Many hiking or diving trips require more extensive insurance, which covers, for example, diving or moving on a glacier. Please check the contents of your insurance with your insurance company.

For t
he trip, it is advisable to check that the following basic vaccinations are valid: tetanus, polio, diphtheria / pertussis. In addition, we recommend hepatitis A vaccination. For more information on vaccinations, contact your health center or the tourist clinic’s vaccination advice at

Bhutan is one of the wettest areas in the Himalayan region, with most of the rainfall coming in June-September. South Bhutan can be classified as a tropical region, while some of the northern mountains are forever covered in ice. The snow immediately melts away from less than 2,400 meters. The snow line runs in March at about 3500-4000 meters.

Food & beverage
Rice is one of Bhutan’s basic raw materials, as is maize. In the mountains, the diet contains more protein, especially poultry, lamb and jackets. In the cold season, chili-flavored rice and corn soups are eaten, which can be accompanied by meat. Despite the scarcity of milk, dairy products, especially cheese made from yak and cow’s milk, as well as butter are widely used. The most common drinks are beer and tea (po Cha). Water and beverages must be industrially bottled. It is also a good idea to rinse fruits and vegetables with bottled water. Heated or tablet-purified water can be drunk. Reheated foods should be avoided.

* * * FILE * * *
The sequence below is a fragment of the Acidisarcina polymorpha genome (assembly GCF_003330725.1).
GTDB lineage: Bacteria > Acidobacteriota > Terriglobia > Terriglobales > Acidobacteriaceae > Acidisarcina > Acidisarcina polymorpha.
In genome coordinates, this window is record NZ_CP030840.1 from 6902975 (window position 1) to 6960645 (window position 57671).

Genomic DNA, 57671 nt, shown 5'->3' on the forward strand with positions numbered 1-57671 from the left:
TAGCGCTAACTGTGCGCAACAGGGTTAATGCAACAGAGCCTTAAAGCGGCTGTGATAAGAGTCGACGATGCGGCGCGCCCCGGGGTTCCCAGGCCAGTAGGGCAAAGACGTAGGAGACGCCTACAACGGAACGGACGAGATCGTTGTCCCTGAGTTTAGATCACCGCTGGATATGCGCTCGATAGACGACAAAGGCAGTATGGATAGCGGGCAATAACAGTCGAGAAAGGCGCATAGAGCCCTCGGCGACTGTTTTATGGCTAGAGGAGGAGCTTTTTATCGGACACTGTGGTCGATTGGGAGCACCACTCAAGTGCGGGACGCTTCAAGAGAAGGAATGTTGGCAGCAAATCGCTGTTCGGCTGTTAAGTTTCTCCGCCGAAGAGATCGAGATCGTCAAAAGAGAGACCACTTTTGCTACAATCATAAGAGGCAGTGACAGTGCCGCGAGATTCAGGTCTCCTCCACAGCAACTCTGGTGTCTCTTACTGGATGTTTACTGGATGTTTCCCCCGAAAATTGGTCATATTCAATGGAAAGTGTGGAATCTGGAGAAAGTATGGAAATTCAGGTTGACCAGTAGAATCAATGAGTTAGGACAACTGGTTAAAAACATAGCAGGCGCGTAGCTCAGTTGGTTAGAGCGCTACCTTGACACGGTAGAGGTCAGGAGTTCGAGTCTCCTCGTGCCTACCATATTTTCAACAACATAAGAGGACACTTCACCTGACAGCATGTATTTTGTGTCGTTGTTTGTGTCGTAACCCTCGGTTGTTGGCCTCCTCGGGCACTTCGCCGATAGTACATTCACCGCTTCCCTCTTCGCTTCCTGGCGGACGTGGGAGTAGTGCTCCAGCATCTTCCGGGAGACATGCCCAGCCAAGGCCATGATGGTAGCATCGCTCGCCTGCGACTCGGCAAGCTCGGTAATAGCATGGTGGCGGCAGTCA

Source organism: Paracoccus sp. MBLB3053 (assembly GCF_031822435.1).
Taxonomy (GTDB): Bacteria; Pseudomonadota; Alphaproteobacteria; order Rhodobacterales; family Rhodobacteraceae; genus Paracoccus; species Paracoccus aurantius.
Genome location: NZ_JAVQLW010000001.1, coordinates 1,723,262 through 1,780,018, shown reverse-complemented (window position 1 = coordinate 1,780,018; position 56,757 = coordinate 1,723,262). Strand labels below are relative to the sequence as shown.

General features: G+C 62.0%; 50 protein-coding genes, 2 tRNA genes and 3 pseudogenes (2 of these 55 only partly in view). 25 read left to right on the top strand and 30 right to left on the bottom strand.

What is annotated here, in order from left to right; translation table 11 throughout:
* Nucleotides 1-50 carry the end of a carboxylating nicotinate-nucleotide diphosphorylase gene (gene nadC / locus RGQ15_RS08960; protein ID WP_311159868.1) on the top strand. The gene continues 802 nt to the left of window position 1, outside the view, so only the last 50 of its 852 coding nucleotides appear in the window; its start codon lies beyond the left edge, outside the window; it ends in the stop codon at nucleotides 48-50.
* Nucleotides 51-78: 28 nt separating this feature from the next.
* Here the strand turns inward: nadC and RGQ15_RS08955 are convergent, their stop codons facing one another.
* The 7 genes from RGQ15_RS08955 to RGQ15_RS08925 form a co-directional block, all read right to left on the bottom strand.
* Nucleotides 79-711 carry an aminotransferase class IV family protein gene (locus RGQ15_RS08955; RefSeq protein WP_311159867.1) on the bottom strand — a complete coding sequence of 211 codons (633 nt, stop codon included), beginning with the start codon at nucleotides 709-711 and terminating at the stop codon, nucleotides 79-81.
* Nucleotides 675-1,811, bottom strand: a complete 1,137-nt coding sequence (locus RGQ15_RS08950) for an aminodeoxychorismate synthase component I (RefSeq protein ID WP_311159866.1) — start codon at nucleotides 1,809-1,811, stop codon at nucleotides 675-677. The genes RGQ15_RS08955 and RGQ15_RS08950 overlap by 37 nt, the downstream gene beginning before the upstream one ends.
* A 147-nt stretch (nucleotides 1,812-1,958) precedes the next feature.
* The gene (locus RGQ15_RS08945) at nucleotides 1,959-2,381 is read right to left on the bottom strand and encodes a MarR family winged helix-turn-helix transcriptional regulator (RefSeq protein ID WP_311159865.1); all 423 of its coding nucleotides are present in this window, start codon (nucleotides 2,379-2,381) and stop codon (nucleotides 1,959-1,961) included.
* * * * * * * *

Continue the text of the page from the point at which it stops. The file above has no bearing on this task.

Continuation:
Time difference to Finland
+3 h 30 min

Currency: The currency of Bhutan is Ngultrum (BTN), 1 € = approx. 57 BTN. You can exchange cash and traveler’s checks at hotels. There are no ATMs in the country. Indian rupees are accepted as a payment currency in Bhutan. Indian rupees can be obtained from Finland by booking in advance. Check availability and course at

in Nepal, India and Bhutan is 220 V.


Clothing In
Bhutan, nudity is treated very strictly. Public bathing and sunbathing violate local customs. We do not recommend the use of sleeveless t-shirts, short shorts or sports tops.

Waiters and restaurant staff expect a 10-15% tip on the final invoice unless a service charge is included in the invoice price. Drink money and tips are often the main source of income for locals.

Religion: Hinduism is recognized in the southern parts of Bhutan, Buddhism in the mountainous regions and Buddhism in the northern part of the country.

Stupas are sacred temples of Buddhists. The word stupa is used only from Buddhist temples. They are tower-like structures that are hemispherical in root. Stupas symbolize the pursuit of perfection as well as enlightenment. Buddhist customs include that stupas are always rotated clockwise. This symbolizes the movement of the sun in the sky. When visiting places sacred to Buddhists, attention should be paid to dress. It is polite to keep your hands and feet covered and take your shoes off when visiting inside buildings.

Hindu temples are shrines built in the shape of a geometric mandala. When visiting temples, remember the same dress codes as for a stupa. Hindu temples are also rotated clockwise.